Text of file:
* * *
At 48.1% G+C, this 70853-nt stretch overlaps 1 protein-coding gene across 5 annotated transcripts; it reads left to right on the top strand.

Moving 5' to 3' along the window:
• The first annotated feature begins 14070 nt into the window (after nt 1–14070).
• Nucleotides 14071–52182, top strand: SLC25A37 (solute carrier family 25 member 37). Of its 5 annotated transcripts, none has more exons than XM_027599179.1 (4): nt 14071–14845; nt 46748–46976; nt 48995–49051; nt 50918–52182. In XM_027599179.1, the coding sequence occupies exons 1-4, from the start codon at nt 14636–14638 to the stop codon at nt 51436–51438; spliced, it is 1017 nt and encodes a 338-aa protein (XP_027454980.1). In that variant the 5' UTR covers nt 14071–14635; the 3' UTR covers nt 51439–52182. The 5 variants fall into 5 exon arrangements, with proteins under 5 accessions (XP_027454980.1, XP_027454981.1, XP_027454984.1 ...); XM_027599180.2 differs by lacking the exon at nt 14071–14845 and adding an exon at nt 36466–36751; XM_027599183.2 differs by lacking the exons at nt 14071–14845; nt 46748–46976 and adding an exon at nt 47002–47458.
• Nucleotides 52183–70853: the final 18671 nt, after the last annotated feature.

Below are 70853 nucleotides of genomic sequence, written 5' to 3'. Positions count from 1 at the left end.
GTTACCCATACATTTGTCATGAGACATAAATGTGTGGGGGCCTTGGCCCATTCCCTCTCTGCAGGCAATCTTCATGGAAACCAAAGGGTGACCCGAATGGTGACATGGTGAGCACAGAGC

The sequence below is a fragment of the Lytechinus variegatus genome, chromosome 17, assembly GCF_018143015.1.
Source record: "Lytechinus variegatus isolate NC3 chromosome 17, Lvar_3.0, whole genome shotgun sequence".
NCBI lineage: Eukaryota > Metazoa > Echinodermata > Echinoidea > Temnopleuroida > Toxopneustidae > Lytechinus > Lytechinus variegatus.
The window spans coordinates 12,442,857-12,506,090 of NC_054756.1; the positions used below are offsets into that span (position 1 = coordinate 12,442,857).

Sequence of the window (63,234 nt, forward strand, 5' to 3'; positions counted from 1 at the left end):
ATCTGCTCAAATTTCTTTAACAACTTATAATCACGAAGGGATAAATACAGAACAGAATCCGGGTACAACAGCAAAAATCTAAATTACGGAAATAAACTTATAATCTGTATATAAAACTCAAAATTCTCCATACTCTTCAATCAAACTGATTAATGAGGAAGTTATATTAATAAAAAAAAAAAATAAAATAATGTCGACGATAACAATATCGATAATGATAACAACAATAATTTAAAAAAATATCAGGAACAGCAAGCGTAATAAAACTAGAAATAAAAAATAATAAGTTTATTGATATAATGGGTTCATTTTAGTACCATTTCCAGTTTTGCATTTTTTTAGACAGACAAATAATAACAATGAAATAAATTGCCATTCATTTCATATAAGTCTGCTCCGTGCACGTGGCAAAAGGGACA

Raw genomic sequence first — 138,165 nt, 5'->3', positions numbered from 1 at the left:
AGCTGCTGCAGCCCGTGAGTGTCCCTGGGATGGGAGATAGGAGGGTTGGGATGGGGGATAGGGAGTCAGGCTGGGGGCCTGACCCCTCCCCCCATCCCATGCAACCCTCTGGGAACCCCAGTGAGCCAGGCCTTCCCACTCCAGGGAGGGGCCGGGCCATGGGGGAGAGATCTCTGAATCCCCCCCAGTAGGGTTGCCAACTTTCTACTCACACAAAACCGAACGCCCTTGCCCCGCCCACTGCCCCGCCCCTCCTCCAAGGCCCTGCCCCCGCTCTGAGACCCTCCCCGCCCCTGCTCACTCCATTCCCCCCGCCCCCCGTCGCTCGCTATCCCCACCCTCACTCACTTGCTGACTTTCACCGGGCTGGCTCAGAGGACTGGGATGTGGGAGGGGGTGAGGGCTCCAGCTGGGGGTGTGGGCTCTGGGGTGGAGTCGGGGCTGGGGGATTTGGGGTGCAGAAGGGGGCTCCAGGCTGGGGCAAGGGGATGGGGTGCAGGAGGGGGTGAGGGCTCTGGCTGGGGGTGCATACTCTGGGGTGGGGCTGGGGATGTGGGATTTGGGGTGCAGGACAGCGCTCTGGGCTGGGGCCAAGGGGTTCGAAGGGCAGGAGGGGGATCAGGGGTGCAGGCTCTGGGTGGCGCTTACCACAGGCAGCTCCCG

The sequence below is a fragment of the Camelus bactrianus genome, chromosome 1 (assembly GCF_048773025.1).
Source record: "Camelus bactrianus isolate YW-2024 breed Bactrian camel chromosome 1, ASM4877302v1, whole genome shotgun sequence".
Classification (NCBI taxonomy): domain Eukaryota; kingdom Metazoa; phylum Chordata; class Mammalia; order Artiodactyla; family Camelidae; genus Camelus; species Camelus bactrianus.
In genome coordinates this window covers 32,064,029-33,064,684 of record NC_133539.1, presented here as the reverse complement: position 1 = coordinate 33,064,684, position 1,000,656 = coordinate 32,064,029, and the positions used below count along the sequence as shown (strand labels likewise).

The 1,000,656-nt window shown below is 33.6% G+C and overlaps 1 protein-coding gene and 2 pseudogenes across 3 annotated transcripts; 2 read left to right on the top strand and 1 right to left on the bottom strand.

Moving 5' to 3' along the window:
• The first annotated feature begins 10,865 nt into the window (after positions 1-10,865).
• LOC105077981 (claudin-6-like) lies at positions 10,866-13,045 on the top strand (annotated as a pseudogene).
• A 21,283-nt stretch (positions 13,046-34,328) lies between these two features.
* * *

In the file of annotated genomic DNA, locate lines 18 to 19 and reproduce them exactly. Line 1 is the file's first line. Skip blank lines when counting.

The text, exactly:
Classification (NCBI taxonomy): domain Eukaryota; kingdom Metazoa; phylum Chordata; class Mammalia; order Artiodactyla; family Camelidae; genus Camelus; species Camelus bactrianus.
In genome coordinates this window covers 32,064,029-33,064,684 of record NC_133539.1, presented here as the reverse complement: position 1 = coordinate 33,064,684, position 1,000,656 = coordinate 32,064,029, and the positions used below count along the sequence as shown (strand labels likewise).